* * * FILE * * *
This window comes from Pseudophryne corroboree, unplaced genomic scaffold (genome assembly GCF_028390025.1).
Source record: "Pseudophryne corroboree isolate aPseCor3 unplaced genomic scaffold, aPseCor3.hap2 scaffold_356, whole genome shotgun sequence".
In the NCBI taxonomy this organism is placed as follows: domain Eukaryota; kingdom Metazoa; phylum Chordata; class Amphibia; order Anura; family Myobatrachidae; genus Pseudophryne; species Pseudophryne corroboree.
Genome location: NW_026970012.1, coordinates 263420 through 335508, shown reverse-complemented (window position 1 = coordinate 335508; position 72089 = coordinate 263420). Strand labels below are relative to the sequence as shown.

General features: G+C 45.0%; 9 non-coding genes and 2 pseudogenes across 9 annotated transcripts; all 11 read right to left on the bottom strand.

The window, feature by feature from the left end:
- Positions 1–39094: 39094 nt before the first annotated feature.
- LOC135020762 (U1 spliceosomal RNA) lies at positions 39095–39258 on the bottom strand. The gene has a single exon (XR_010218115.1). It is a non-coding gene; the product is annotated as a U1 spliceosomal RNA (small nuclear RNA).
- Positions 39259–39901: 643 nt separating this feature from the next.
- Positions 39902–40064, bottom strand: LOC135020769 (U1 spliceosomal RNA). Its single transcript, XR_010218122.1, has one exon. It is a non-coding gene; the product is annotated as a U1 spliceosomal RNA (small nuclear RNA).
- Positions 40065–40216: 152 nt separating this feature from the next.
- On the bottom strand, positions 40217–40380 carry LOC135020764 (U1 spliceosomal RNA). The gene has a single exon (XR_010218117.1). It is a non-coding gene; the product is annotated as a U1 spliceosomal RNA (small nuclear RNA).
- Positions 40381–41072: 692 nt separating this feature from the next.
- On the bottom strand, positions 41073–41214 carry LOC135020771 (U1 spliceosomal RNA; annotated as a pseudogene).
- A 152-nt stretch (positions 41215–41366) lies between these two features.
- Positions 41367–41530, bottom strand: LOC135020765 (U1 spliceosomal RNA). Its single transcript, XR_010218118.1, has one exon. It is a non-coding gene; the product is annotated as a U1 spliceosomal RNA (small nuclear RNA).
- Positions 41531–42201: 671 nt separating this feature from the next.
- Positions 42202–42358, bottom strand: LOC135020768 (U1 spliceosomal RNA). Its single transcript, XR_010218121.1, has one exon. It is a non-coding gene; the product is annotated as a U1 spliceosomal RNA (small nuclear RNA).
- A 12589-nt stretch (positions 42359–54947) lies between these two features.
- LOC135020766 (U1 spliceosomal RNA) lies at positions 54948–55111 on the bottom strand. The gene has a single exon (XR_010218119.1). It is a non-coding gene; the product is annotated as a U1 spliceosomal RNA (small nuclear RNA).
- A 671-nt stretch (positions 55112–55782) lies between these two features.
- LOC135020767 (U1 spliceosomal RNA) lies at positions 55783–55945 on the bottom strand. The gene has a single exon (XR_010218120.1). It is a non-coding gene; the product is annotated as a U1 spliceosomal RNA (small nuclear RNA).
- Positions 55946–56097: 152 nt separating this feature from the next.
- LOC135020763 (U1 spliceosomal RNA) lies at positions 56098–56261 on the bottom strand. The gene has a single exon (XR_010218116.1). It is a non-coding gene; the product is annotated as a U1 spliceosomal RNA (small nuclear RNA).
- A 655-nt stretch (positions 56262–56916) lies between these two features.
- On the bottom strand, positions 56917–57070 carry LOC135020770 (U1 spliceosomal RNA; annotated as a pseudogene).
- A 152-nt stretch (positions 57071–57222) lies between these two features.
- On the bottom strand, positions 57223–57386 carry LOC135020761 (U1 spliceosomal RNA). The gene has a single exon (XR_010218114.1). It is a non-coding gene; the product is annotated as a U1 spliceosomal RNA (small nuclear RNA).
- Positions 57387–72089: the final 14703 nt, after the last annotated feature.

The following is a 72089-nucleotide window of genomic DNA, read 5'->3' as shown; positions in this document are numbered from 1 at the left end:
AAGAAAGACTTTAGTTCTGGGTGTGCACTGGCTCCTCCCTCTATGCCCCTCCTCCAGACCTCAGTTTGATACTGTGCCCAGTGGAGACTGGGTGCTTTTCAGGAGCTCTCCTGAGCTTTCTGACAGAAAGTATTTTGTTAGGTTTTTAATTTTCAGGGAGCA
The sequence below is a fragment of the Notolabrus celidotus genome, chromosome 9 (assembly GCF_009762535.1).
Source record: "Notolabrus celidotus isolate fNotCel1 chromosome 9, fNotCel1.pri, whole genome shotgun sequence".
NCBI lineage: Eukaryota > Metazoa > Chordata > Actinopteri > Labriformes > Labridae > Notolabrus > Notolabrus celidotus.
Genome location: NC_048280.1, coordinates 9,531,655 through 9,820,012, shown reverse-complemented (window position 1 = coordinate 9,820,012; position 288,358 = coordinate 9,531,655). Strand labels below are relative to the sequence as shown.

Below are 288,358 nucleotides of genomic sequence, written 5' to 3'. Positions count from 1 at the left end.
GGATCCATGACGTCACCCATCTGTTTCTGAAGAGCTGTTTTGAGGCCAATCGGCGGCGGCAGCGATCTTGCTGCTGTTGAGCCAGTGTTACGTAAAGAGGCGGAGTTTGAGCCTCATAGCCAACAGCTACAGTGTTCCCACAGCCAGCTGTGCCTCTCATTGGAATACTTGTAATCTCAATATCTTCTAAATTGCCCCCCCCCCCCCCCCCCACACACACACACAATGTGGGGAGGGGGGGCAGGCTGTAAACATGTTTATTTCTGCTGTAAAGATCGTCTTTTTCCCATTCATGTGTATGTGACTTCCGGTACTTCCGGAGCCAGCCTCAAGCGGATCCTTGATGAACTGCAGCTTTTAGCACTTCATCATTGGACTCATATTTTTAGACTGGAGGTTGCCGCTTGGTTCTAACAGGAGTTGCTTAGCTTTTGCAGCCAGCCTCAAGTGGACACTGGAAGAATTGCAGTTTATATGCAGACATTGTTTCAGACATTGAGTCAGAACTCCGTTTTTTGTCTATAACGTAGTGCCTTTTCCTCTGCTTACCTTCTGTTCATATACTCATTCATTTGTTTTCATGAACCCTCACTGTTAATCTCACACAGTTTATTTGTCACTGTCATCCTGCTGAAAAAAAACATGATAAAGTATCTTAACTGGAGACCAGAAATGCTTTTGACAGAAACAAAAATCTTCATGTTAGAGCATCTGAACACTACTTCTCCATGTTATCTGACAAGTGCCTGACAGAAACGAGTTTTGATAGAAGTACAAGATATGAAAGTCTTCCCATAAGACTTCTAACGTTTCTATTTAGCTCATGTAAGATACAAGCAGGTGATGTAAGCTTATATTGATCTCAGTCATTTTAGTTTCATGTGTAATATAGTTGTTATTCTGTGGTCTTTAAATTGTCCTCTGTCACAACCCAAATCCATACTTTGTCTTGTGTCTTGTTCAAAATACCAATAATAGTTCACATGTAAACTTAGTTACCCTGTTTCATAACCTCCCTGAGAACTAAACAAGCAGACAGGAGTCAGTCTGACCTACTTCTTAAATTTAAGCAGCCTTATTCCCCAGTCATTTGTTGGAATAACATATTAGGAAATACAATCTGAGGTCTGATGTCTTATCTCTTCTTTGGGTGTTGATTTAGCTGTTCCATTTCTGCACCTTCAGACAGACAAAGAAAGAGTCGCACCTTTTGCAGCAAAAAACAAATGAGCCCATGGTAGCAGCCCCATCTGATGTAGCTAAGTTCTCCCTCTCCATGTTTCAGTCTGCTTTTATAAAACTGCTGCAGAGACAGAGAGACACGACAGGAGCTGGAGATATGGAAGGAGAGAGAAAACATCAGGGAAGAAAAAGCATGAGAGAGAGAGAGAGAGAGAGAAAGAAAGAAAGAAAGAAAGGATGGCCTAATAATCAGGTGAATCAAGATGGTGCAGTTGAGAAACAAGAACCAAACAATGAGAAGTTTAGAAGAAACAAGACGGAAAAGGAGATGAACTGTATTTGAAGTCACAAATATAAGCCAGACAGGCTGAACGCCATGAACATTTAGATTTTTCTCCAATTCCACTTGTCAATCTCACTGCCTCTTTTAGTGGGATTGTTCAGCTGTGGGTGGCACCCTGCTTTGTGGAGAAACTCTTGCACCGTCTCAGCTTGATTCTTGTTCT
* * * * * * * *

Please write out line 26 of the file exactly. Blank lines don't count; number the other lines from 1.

- On the bottom strand, positions 56917–57070 carry LOC135020770 (U1 spliceosomal RNA; annotated as a pseudogene).